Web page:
Remember the Milestones... I don't call them anniversaries... anniversaries are for celebrating. Milestones is far more accurate (i.e. birthday, due date (for pregnancy loss), wedding day, death day , etc.). Mark them in your calendar and consider how you can support parents on those days. Holidays too. If you can, make a memorial donation in the child's name to a special charity. Milestones are extra hard. Remember them with us.
Speak our child’s name, and if you have memories and/or photos, share them. Sometimes people are afraid to talk about a child who has died. They don’t want to cause any further pain or trigger anguish in the parents by stirring up feelings of grief. It's ok. The grief is always there. We never forget our child, and it really helps us when others bring them into random conversations. It lets us know that you remember them and loved them, that they mattered to you, too. It honors our child and it honors us. It keeps their name in the world, as we rarely hear our child's name spoken anymore after they have passed. Speak their names.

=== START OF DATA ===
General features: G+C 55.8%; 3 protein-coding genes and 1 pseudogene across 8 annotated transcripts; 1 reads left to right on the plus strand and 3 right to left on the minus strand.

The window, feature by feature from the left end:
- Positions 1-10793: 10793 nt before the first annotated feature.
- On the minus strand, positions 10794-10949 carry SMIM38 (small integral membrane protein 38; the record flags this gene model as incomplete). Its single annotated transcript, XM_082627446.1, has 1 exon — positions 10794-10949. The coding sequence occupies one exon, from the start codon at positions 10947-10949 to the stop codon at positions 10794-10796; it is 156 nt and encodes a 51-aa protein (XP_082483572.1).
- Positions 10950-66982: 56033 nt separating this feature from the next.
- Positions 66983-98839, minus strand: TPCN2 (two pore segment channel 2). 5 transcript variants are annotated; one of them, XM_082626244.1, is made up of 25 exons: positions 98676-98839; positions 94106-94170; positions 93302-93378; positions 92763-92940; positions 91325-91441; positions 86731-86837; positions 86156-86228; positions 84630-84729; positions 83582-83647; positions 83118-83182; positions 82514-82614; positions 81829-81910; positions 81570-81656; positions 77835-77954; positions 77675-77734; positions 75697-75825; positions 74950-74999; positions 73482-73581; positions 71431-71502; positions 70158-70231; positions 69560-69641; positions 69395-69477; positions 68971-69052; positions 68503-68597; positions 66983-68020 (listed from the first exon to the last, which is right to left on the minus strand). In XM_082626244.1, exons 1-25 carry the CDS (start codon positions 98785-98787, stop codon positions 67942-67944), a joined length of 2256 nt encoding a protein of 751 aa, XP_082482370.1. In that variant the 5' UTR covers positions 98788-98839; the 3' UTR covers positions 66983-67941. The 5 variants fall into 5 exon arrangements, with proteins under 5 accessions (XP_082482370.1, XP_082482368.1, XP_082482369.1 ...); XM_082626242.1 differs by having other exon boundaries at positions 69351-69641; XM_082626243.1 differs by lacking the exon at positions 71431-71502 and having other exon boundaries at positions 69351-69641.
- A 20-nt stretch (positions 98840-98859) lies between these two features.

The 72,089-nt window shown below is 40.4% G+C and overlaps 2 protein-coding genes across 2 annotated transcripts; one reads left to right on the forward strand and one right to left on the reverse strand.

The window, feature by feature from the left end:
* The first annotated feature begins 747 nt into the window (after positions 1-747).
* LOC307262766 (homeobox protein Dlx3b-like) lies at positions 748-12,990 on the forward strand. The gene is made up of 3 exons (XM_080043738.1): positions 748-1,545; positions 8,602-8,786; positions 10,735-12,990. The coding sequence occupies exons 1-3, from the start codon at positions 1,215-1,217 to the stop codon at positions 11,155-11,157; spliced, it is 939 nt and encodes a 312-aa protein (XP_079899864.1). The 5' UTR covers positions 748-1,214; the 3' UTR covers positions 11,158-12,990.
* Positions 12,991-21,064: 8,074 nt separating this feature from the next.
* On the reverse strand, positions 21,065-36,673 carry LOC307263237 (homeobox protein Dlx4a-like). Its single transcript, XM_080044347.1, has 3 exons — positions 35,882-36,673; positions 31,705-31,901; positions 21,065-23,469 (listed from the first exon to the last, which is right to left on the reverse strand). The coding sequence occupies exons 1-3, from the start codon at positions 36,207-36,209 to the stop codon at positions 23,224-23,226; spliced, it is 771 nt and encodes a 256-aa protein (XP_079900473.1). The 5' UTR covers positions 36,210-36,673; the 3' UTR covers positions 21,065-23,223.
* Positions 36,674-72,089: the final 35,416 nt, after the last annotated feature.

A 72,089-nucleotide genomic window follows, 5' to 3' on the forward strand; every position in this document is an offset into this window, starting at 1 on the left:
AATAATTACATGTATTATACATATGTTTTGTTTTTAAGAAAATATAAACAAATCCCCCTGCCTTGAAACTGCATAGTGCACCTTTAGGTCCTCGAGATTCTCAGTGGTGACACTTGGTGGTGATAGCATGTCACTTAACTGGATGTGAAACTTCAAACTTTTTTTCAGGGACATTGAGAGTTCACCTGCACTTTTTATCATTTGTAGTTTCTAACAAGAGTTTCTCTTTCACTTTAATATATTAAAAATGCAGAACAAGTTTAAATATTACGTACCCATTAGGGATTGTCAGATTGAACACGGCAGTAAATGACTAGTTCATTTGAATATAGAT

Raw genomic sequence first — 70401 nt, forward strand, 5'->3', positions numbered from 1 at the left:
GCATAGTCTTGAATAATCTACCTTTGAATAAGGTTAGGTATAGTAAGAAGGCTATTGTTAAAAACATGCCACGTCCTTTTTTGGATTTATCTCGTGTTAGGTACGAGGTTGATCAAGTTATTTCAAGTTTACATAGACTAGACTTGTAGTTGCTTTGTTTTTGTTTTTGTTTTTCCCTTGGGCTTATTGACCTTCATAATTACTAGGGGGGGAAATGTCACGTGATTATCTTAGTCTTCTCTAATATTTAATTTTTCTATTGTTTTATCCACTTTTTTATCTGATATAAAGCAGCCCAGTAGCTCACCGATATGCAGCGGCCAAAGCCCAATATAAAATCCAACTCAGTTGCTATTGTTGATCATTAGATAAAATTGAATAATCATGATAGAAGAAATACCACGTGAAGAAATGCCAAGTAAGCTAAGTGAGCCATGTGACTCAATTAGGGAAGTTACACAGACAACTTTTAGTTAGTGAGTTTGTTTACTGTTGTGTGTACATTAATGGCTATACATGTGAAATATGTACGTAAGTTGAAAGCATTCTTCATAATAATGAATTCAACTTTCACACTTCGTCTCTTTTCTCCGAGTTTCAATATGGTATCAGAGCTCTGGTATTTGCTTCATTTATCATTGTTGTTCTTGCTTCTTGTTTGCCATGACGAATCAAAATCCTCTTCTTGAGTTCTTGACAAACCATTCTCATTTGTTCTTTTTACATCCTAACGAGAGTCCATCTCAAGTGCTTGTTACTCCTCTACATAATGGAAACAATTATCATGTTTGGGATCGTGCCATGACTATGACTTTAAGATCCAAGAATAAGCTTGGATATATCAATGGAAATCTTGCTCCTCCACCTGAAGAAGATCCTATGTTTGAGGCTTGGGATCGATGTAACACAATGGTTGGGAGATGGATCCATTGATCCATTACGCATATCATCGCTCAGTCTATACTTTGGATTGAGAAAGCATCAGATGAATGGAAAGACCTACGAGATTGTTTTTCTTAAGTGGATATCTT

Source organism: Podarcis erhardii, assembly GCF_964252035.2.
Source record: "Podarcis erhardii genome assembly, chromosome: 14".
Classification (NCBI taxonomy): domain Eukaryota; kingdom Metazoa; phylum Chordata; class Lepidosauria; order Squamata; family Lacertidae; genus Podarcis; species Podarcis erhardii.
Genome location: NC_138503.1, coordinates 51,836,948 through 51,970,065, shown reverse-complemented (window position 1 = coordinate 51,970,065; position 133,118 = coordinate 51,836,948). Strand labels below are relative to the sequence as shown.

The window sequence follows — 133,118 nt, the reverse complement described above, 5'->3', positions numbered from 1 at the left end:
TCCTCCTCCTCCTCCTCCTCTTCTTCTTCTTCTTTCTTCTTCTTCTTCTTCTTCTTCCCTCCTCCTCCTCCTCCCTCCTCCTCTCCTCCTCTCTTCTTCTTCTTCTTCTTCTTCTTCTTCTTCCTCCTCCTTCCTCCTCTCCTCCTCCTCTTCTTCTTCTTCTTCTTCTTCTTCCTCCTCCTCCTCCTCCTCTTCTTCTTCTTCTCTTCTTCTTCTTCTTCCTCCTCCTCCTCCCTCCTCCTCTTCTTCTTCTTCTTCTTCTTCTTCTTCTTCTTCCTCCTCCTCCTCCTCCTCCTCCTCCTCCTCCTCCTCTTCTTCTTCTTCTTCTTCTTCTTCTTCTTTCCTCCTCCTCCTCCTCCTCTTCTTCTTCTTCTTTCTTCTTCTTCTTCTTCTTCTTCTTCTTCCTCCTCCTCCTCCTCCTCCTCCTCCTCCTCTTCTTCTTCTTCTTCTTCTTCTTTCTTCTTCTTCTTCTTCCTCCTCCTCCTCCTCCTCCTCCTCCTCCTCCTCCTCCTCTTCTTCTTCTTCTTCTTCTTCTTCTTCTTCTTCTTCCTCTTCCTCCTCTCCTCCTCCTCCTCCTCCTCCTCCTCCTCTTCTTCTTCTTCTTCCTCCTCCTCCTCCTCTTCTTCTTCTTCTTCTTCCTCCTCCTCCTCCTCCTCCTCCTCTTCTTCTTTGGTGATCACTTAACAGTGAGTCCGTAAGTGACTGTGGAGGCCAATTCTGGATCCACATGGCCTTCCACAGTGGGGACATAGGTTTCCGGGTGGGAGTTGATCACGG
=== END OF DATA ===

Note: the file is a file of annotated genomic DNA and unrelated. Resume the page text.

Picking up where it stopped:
Check in with us. Ask how we are doing. Oh yes, life goes on... When a child dies, people come out of the woodwork with cards, flowers, baked goods and condolences. After a few short weeks or months, those messages and gestures of support reduce to a trickle, and then come to a full stop. That's hard. All too often, friends - even close friends - will ghost us after our child passes... just disappear altogether without saying a word. It's true. And the isolation is brutal and lonesome. It hurts us. It can feel like the world has forgotten our child, like they never existed. As parents, our lives beyond child loss is like living in an altered state forever. It will never go back to "normal." Life goes on, but our grief remains. And that grief can be overwhelming, especially when it feels like the rest of the world has forgotten. So don't forget. Don't ghost your friends. An occasional text message, phone chat, video chat, or in-person visit can do wonders for the soul. Just a simple “how’re you doing?” or a “I’ve been thinking of you,” or "hey, I thought of your kid today," can go a long way toward knowing that we’re not alone on this path, and that someone else remembers our child. Remembers us.